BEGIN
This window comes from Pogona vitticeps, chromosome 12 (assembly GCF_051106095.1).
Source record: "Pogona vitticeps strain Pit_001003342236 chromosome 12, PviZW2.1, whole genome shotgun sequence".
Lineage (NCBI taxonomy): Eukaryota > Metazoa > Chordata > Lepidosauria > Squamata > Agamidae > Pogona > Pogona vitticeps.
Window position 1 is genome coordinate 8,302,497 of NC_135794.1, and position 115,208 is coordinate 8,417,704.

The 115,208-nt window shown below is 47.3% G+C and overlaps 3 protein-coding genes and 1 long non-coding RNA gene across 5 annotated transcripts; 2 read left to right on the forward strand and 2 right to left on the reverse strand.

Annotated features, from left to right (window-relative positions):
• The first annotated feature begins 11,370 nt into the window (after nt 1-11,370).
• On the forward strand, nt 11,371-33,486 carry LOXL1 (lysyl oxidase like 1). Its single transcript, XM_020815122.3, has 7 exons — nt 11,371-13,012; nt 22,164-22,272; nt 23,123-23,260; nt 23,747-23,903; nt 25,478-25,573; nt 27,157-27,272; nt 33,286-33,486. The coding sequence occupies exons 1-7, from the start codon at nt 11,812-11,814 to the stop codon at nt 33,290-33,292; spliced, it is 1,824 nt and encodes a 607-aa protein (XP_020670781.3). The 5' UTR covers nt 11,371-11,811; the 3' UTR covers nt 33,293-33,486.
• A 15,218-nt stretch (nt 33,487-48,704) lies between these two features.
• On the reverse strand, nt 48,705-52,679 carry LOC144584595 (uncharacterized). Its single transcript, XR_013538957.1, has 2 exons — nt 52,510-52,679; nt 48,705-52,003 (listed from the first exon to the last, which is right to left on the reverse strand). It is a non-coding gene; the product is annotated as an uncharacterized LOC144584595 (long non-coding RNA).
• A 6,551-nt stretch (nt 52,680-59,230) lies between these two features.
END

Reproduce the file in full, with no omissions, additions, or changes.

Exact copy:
This window comes from Pogona vitticeps, chromosome 12 (assembly GCF_051106095.1).
Source record: "Pogona vitticeps strain Pit_001003342236 chromosome 12, PviZW2.1, whole genome shotgun sequence".
Lineage (NCBI taxonomy): Eukaryota > Metazoa > Chordata > Lepidosauria > Squamata > Agamidae > Pogona > Pogona vitticeps.
Window position 1 is genome coordinate 8,302,497 of NC_135794.1, and position 115,208 is coordinate 8,417,704.

The 115,208-nt window shown below is 47.3% G+C and overlaps 3 protein-coding genes and 1 long non-coding RNA gene across 5 annotated transcripts; 2 read left to right on the forward strand and 2 right to left on the reverse strand.

Annotated features, from left to right (window-relative positions):
• The first annotated feature begins 11,370 nt into the window (after nt 1-11,370).
• On the forward strand, nt 11,371-33,486 carry LOXL1 (lysyl oxidase like 1). Its single transcript, XM_020815122.3, has 7 exons — nt 11,371-13,012; nt 22,164-22,272; nt 23,123-23,260; nt 23,747-23,903; nt 25,478-25,573; nt 27,157-27,272; nt 33,286-33,486. The coding sequence occupies exons 1-7, from the start codon at nt 11,812-11,814 to the stop codon at nt 33,290-33,292; spliced, it is 1,824 nt and encodes a 607-aa protein (XP_020670781.3). The 5' UTR covers nt 11,371-11,811; the 3' UTR covers nt 33,293-33,486.
• A 15,218-nt stretch (nt 33,487-48,704) lies between these two features.
• On the reverse strand, nt 48,705-52,679 carry LOC144584595 (uncharacterized). Its single transcript, XR_013538957.1, has 2 exons — nt 52,510-52,679; nt 48,705-52,003 (listed from the first exon to the last, which is right to left on the reverse strand). It is a non-coding gene; the product is annotated as an uncharacterized LOC144584595 (long non-coding RNA).
• A 6,551-nt stretch (nt 52,680-59,230) lies between these two features.